A linear feeding system 60 shown in FIG. 11 is of a such structure that a magnet 67 is installed on one end section of the rotational shaft 61 of a motor, which is extended to the inner side of a supporting frame 63. In this example shown in FIG. 11, the magnet 67 is arranged between the lead screw 62 and the motor case 64 inside the supporting frame 63.

A magnetoresistive effect sensor 65 is installed inside the supporting frame 63 through a mounting member 66, and also, fixed to a position facing the magnet 67.

In this way, it is possible to accurately position the center of the supporting frame 63 in the longitudinal direction and the axial center O of the rotational shaft 61 by use of moldings formed by synthetic resin if the supporting frame 63 is designed in advance appropriately.

Therefore, an appropriate gap can be provided between the magnetizing surface on the circumference of the magnet 67 and the magnetoresistive effect sensor 65 if only the magnetoresistive effect sensor 65 is fixed to the supporting frame 63 through a mounting member 66 which is adjusted to a given thickness as shown in FIG. 11.

In this way, it is possible to easily arrange the magnetoresistive effect sensor 65 in a position where it can produce an appropriate flux density in accordance with the magnetized condition of the magnet 67.

A linear feeding system 70 shown in FIG. 12 is of such a structure that a supporting frame 73 is formed in a larger size, and that the motor case 74 of a stepping motor is housed in this supporting frame 73. In the linear feeding system 70, too, a magneto-resistive effect sensor 75 is installed inside the supporting frame 73 through a mounting member 76.

Therefore, as in the case shown in FIG. 11, the magnetoresistive effect sensor 75 can be fixed with the supporting frame 73 as reference, making it possible to set the distance between the magnet 67 and the sensor appropriately.

A linear feeding system 80 shown in FIG. 13 is such that a magnet 87 is inside a supporting frame 83, and fixed to the other end section of the rotational shaft 81 unlike the case shown in FIG. 11.

As a result, if only a position facing this magnet 87 is selected and a magnetoresistive effect sensor 85 is fixed inside the supporting frame 83 as shown in FIG. 13, it is possible to obtain the same effect as in the case shown in FIG. 11.

Now, for a linear feeding system of the kind, it is necessary to insert the rotational shaft into the motor case through the supporting frame from the left side in FIG. 13 when assembled. However, for the linear feeding systems shown in FIG. 11 to FIG. 13, each magnet is arranged to the left side of the motor case. Therefore, the magnet should be kept in the designated position while the rotational shaft is inserted into the supporting frame when the rotational shaft is assembled, and, further, it should be placed through the motor case after being inserted into the magnet to complete the assembling processes.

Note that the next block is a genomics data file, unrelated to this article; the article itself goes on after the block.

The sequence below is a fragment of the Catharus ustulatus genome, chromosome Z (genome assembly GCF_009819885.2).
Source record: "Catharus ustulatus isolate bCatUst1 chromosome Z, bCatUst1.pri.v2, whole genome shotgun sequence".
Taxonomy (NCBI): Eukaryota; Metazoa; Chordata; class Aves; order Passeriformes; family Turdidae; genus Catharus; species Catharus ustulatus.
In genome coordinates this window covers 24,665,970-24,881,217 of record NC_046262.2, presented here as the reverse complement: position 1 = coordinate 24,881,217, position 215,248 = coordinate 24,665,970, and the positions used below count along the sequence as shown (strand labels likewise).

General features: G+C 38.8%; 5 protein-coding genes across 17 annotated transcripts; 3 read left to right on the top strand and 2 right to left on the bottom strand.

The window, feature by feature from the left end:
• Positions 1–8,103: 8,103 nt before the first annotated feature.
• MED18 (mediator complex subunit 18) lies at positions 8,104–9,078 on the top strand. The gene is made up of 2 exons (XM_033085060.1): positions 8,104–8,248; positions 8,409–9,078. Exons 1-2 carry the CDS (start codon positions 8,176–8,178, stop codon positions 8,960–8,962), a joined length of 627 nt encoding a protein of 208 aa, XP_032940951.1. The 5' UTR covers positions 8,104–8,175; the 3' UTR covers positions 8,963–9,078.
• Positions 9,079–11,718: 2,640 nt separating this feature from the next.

Here, in FIG. 14 and FIG. 15, each of the magnets 97 and 117 is arranged to be fitted and fixed to the leading end side of each rotational shaft 91 and 111. In this way, each of the rotational shafts 91 and 111 can be inserted through the supporting frame 93 and 113 and the motor case 94 and 114 in advance, and then, inserted through the magnet 97 and 117 lastly. This arrangement makes the assembling easier.

In this respect, the supporting frames 93 and 113 of the linear feeding systems shown in FIG. 14 and FIG. 15 are structured by folding its intermediate sections. For these linear feeding systems 90 and 110, the magnetoresistive effect sensors 95 and 115 are fixed on the supporting frames 93 and 113 where the magnets 97 and 117 are housed as shown in FIG. 14 and FIG. 15 as in the case of FIG. 11. Therefore, the same effect is obtainable as in the linear feeding system 60 shown in FIG. 11.

In FIG. 16, a magnet 127 is fixed to the left end side of the rotational shaft 121 of a linear feeding system 120. Therefore, as in the cases shown in FIG. 14 and FIG. 15, the assembling becomes easier. Also, for a linear feeding system 130 shown in FIG. 17, a magnet is fixed to the right end side of the rotational shaft 131. As a result, the same effect is obtainable as in the linear feeding system 120 shown in FIG. 16.

Here, in the case shown in FIG. 16, the magnetoresistive effect sensor 125 is fixed in such a manner that a fixing member 128 having a substantially angled section is arranged for the supporting frame 123, and a mounting member 126 is fixed to it, and then, the sensor is fixed through this mounting member 126.

Also, in the case shown in FIG. 17, the magnetoresistive effect sensor 135 is fixed in such a manner that a fixing member 138 having a substantially L-letter shaped section is arranged for the motor case 134, and a mounting member 136 is fixed to it, and then, the sensor is fixed through this mounting member 136.

FIG. 18 shows still another variation of the linear feeding system.